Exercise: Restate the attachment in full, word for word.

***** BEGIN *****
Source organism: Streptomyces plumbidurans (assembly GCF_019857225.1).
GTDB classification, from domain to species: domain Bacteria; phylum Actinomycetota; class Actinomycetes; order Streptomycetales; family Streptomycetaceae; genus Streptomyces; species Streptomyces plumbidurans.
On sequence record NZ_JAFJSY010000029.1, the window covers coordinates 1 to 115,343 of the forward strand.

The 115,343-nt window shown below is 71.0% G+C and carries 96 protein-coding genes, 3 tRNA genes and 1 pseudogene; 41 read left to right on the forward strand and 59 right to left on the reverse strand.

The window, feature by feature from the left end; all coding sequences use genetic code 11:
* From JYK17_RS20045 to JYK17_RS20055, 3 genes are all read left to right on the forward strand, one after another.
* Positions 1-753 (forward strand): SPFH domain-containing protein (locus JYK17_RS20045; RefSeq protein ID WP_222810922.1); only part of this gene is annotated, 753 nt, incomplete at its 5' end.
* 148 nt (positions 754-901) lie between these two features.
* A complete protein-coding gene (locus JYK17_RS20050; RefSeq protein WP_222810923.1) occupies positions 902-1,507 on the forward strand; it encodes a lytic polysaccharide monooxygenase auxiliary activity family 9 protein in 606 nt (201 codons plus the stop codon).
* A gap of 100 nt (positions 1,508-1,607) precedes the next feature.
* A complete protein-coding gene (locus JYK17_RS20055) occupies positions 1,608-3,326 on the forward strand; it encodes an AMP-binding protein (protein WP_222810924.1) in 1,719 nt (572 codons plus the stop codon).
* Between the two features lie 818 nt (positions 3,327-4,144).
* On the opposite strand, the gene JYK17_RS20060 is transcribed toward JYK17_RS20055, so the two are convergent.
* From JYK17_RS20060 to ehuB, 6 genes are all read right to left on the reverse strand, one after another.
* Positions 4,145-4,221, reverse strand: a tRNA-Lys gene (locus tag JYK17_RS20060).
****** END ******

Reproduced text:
Source organism: Streptomyces plumbidurans (assembly GCF_019857225.1).
GTDB classification, from domain to species: domain Bacteria; phylum Actinomycetota; class Actinomycetes; order Streptomycetales; family Streptomycetaceae; genus Streptomyces; species Streptomyces plumbidurans.
On sequence record NZ_JAFJSY010000029.1, the window covers coordinates 1 to 115,343 of the forward strand.

The 115,343-nt window shown below is 71.0% G+C and carries 96 protein-coding genes, 3 tRNA genes and 1 pseudogene; 41 read left to right on the forward strand and 59 right to left on the reverse strand.

The window, feature by feature from the left end; all coding sequences use genetic code 11:
* From JYK17_RS20045 to JYK17_RS20055, 3 genes are all read left to right on the forward strand, one after another.
* Positions 1-753 (forward strand): SPFH domain-containing protein (locus JYK17_RS20045; RefSeq protein ID WP_222810922.1); only part of this gene is annotated, 753 nt, incomplete at its 5' end.
* 148 nt (positions 754-901) lie between these two features.
* A complete protein-coding gene (locus JYK17_RS20050; RefSeq protein WP_222810923.1) occupies positions 902-1,507 on the forward strand; it encodes a lytic polysaccharide monooxygenase auxiliary activity family 9 protein in 606 nt (201 codons plus the stop codon).
* A gap of 100 nt (positions 1,508-1,607) precedes the next feature.
* A complete protein-coding gene (locus JYK17_RS20055) occupies positions 1,608-3,326 on the forward strand; it encodes an AMP-binding protein (protein WP_222810924.1) in 1,719 nt (572 codons plus the stop codon).
* Between the two features lie 818 nt (positions 3,327-4,144).
* On the opposite strand, the gene JYK17_RS20060 is transcribed toward JYK17_RS20055, so the two are convergent.
* From JYK17_RS20060 to ehuB, 6 genes are all read right to left on the reverse strand, one after another.
* Positions 4,145-4,221, reverse strand: a tRNA-Lys gene (locus tag JYK17_RS20060).